If You Haven’t Heard of Multi Stem, It’s Time That You Did.
I don’t like fussy pattern. And I’m not a huge fan of floral. But I love Orla Kiely’s Multi Stem. And I’m not entirely sure why. Actually, I do know why. It’s refreshing. It’s uplifting. And it’s fun.
It’s also got a little bit of funk going on and if you want to inject a little bit of the ‘retro’ but in a fairly polished and in a not too zany-flowers-in-my-hair-incense-burning-lava-lamp way then Multi Stem is your friend.
Don’t believe me? Then feast your eyes on this.
This is (unintentionally) continuing with my previous grey and yellow theme but as you can see a little bit of pattern can go a long, long way. One wall is more than ample for this type of eye-catching pattern and as long as everything else is fairly muted it will happily stand to attention. It has a 60’s vibe and therefore I’ve suggested mid-century side tables (painted white to keep things airy and fresh). I’ve also added lamps that have blue tinted glass stands that not only underpin the retro theme but also complement the blue colour in the Multi Stem pattern. I’ve chosen yellow as the accent (cushions) and have repeated the Multi Stem pattern in the cushions but in a more subdued way. I love this look. But I’m biased.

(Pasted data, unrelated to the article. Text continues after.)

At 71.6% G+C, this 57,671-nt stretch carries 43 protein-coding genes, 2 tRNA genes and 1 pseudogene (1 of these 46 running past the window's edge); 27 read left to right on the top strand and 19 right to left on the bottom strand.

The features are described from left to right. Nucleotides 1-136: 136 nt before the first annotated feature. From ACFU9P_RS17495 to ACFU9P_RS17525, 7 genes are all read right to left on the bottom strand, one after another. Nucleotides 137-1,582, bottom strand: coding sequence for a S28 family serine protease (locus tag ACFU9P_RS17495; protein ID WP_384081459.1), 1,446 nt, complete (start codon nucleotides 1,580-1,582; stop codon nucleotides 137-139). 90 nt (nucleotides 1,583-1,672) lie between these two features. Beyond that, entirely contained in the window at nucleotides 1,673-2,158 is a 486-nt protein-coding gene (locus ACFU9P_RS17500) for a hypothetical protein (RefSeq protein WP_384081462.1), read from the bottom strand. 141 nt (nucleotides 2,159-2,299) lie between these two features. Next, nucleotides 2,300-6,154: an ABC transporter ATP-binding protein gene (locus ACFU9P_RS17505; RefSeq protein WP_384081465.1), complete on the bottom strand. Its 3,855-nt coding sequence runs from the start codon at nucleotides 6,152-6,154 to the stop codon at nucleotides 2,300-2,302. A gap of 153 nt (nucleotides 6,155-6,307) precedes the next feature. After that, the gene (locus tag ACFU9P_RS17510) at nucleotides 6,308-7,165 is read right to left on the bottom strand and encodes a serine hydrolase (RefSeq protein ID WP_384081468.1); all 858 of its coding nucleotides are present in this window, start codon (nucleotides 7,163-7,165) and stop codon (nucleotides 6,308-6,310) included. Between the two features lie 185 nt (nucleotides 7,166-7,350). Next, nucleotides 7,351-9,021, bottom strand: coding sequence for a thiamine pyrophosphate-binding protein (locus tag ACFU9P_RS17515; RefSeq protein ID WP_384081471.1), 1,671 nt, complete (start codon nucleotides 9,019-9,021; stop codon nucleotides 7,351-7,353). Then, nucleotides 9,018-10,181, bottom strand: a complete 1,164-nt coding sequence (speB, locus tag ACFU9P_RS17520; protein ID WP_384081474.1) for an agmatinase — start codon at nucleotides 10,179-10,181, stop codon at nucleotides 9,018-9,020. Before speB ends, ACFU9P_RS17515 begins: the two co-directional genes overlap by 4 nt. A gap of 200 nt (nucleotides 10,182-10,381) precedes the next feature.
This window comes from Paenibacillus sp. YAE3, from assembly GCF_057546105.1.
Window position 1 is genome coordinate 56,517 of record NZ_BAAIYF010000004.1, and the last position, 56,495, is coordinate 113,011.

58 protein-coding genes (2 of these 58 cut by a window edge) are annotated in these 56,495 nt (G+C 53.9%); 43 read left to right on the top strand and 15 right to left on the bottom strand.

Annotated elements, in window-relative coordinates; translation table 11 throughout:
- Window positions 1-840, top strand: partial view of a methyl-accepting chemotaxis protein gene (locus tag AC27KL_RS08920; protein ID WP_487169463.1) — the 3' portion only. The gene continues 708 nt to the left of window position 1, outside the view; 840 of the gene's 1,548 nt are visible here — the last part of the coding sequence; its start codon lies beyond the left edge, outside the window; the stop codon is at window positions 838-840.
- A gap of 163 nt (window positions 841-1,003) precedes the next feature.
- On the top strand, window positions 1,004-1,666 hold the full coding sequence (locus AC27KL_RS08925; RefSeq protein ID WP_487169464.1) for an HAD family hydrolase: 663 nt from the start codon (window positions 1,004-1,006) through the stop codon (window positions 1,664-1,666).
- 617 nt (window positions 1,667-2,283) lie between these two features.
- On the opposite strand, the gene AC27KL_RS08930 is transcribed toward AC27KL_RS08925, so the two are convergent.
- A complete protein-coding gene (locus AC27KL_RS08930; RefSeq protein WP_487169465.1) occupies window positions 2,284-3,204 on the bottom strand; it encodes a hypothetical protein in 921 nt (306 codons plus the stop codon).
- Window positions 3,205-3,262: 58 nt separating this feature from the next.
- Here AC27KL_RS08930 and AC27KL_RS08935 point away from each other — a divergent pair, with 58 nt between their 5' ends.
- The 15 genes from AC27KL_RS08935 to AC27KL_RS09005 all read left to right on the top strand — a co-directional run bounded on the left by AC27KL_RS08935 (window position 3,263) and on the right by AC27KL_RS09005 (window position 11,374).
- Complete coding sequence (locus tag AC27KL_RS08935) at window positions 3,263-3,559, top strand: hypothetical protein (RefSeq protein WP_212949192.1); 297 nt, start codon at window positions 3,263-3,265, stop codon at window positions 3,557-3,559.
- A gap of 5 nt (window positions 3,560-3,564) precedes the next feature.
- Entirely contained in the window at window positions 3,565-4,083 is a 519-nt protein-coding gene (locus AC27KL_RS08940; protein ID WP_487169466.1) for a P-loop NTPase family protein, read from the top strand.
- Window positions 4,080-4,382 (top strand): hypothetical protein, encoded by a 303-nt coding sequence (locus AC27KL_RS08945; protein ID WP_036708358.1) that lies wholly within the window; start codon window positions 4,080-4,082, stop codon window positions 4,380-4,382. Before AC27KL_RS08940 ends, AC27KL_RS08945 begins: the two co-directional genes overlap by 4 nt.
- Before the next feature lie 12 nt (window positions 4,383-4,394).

There’s also another very important reason why this type of pattern with its various colours is useful. If you find yourself bored with yellow, you can easily change the colours of accessories by picking out a different colour in the pattern. Genius.
Admittedly I was a little slow on the Multi Stem uptake but it’s been around for quite a while and has become somewhat iconic. To the extent that even public transport has been given the Multi Stem treatment. Now that’s pretty cool.
And just because colours, textures and design schemes can look very different depending on the environment lighting, I’ve included a daytime shot. I also wanted to show off my progress in rendering now that I’ve learned how to create a heavily textured rug (yes, I’m showing off but it only took countless gut-wrenching hours to work out how to do it; cut me some slack!).